Since the review in 2010,  IHE have continued to build the evidence base on health inequalities, and driven by demand, have written a number of reports to aid implementation of these recommendations.  Central to this work was a strong commitment from public health officials to improve the social determinants of health, both nationally in the health agencies, and locally. 

The annual indicator work that we conduct monitors progress across all areas on each of the policy objectives, and it is clear that there are some areas, for each indicator, that given a certain level of deprivation are doing better than expected.  For example, we also looked at  the best and worse performers in terms of the gap in attainment at age 5 between all and those who would be eligible for a free school meal.  On average in England there is a 15.6 percentage point difference, but in Hackney, it is only a 4.2 percentage point difference, whereas in Bath and Somerset, it is nearly a 30 percentage point difference.  Clearly Hackney is doing something right.  Spreading best practice from the better performing areas should be a key policy prioirity.

The English government did not take on all the recommendations from the Marmot review, and was famously silent on the issue of having a minimum income for healthy living. Evidence from the EU Statistics on Income and Living Conditions (EU-Silc) illustrates that material deprivation is a stong predictor of self reported ill health, much more so than income itself or education. 

Ensuring that people have sufficient income to be healthy should be a policy priority led by central government,  not least because insufficient income will transfer to greater costs to the health services at a later stage.  We know that in Sweden levels of material deprivation are the lowest in Europe, unsurprising therefore that they have small inequalities in health compared to the UK.  Local areas may struggle to counter economic austerity, but might want to push through a requirement to pay the real living wage in public bodies and might try to incentivise local private employers to do the same.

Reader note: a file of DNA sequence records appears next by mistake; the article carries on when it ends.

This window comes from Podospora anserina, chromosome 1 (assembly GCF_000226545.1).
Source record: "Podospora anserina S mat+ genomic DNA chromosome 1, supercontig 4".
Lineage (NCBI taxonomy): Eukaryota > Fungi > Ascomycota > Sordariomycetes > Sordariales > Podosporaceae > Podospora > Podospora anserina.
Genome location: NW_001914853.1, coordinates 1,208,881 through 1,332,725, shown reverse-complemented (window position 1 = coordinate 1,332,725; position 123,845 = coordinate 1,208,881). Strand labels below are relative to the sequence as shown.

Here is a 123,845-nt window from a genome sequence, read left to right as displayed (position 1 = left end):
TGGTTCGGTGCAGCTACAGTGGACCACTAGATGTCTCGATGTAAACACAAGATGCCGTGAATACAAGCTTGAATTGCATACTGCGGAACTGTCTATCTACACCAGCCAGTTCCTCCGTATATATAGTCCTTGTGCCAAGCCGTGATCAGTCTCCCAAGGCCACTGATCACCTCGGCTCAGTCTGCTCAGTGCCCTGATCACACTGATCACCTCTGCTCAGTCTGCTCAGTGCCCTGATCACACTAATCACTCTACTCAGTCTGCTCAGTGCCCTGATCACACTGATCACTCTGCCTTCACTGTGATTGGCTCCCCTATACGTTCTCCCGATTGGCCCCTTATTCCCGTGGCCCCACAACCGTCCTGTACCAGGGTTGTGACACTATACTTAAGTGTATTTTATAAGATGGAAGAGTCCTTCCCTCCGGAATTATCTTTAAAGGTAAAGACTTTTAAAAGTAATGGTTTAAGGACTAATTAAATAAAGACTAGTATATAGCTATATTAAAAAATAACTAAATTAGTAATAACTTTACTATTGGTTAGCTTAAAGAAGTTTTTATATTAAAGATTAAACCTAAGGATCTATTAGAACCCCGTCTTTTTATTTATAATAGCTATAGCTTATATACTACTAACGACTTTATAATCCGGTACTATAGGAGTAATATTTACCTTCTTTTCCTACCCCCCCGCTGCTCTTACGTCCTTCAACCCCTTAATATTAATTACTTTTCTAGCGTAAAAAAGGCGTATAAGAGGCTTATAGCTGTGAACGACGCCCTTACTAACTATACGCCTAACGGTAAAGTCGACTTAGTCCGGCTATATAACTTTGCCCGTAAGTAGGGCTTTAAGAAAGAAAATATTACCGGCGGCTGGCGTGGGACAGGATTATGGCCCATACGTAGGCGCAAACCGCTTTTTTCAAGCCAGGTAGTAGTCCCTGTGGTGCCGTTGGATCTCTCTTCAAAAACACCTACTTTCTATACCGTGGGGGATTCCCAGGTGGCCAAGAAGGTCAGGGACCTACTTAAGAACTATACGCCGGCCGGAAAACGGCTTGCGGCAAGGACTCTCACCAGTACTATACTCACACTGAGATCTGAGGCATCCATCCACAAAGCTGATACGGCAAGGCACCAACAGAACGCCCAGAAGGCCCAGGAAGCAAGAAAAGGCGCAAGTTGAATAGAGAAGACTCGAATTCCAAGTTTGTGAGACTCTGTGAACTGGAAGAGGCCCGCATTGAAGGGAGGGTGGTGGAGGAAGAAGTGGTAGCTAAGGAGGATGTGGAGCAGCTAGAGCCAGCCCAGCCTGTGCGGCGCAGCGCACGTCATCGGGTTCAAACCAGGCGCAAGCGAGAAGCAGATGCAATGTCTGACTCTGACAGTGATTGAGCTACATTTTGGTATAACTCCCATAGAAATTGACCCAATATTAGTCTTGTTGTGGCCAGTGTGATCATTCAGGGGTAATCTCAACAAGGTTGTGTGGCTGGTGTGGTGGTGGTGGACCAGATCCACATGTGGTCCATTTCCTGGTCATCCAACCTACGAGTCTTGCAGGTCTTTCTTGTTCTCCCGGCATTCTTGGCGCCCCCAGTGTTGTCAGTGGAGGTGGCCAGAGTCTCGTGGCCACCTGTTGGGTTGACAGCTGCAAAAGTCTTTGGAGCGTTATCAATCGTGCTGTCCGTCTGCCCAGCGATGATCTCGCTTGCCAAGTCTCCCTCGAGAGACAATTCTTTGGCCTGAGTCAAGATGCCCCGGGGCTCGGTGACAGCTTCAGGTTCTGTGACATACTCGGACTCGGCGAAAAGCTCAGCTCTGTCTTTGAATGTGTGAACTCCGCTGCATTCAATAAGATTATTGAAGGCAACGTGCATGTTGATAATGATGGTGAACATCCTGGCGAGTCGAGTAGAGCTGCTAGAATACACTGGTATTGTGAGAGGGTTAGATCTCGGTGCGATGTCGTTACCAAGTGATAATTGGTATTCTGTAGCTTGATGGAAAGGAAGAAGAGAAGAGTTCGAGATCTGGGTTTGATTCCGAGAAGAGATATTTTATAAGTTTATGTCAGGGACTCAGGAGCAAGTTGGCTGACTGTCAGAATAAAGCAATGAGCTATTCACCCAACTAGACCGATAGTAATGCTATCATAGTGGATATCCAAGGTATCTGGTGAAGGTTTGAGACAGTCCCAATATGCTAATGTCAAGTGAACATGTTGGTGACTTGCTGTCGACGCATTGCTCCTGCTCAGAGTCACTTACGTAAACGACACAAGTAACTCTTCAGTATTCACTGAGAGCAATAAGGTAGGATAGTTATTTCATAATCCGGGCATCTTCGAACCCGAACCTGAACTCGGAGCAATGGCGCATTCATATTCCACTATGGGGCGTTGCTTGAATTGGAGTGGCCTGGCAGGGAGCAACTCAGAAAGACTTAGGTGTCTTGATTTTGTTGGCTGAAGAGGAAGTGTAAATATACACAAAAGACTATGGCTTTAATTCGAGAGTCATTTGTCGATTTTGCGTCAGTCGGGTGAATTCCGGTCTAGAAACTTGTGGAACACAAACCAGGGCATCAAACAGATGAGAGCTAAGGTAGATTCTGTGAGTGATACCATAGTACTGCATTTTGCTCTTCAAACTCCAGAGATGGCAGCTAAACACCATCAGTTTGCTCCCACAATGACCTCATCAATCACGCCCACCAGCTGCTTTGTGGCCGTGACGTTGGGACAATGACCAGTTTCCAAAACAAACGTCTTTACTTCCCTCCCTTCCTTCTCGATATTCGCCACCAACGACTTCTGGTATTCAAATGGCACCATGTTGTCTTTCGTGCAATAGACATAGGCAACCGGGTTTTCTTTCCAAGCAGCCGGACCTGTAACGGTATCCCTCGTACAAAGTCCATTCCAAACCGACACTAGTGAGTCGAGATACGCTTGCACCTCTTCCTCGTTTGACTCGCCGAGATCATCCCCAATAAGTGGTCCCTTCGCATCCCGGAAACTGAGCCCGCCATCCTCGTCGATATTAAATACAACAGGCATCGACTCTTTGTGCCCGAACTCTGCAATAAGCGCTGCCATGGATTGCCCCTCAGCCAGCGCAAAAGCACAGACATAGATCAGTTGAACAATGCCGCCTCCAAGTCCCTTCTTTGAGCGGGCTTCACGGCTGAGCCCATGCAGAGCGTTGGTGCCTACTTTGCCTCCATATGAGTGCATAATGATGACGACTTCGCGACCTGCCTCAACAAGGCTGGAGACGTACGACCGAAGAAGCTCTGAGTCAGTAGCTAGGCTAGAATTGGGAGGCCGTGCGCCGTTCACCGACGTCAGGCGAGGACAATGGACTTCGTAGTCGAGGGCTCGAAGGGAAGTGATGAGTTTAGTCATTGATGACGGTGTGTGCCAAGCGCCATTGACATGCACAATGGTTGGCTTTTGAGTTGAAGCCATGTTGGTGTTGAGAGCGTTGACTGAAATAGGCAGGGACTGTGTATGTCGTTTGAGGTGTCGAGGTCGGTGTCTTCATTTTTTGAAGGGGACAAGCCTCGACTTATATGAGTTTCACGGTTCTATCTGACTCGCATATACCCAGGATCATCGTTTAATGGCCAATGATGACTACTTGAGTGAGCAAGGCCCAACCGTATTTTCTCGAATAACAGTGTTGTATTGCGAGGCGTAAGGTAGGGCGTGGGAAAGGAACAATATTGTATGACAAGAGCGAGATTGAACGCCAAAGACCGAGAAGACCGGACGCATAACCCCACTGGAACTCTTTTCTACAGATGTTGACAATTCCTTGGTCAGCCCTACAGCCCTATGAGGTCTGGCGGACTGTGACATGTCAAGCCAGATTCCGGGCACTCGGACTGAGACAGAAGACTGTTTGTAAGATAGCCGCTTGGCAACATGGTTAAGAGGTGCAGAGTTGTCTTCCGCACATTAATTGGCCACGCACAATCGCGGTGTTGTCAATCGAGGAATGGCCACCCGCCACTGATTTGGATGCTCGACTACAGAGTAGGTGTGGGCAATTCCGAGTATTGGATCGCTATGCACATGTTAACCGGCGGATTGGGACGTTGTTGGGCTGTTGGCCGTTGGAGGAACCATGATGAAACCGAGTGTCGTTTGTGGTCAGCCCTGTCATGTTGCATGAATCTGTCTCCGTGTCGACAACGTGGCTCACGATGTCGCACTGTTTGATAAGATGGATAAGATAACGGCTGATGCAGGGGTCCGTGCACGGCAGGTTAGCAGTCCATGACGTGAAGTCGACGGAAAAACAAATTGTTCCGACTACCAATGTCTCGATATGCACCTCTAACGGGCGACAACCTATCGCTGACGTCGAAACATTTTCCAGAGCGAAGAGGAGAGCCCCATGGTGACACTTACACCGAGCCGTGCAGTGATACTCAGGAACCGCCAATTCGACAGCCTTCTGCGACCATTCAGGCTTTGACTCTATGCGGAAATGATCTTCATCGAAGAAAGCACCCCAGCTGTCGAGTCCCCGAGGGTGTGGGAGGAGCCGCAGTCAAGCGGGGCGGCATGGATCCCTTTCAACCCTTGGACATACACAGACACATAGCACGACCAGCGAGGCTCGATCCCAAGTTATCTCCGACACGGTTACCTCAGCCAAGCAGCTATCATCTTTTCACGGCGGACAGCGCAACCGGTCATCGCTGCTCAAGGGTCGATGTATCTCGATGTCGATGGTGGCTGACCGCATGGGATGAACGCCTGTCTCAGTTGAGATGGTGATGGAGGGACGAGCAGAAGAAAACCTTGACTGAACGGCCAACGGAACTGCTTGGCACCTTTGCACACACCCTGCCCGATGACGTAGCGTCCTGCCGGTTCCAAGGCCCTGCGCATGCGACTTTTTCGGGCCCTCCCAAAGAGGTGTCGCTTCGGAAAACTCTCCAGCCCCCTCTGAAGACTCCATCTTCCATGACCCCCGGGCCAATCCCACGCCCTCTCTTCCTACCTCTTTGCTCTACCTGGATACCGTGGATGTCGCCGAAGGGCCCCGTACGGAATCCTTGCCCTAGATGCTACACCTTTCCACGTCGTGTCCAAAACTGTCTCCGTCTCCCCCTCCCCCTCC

Moving forward with the health profession

Heath professionals have an important and often under-utilised role in reducing health inequalities. The health workforce is well placed to develop services that impact on the wider social determinants of health and reduce inequities through:

  • Workforce education and training
  • Practical actions to be taken during interactions with patients
  • Ways of working in Partnership
  • Advocacy.

Given that illness arises from the conditions in which people are born, grow, live, work, and age – the social determinants of health – it’s clear that all agencies have a role in reducing the causes of illness and, indeed, the causes of the causes. Action on the social determinants of health should be a core part of health professionals’ business, as it improves clinical outcomes, and saves money and time in the longer term. But, most persuasively, taking action to reduce health inequalities is a matter of social justice and all sectors of society have a role in reducing inequalities.

A call to action

Social injustice is killing on a grand scale. We know that improved health equity can be delivered through action on the social determinants of health by taking a life course approach and following best practice that is already available.  Of course, there is always room for improvement and new initiatives should be encouraged, and evaluated, but there is the possibility to positively change outcomes: now.

Professor Sir Michael G Marmot, Dr Angela J M Donkin, Dr Frances AS MacGuire, The UCL Institute of Health Equity.

This article originally appeared in the Bevan Commission Opinion series and is a shortened version of the chapter ‘Addressing Health Inequalities in Wales’ which features in the book ’70 years on – what next? Personal reflections on the NHS in Wales from the Bevan Commission’.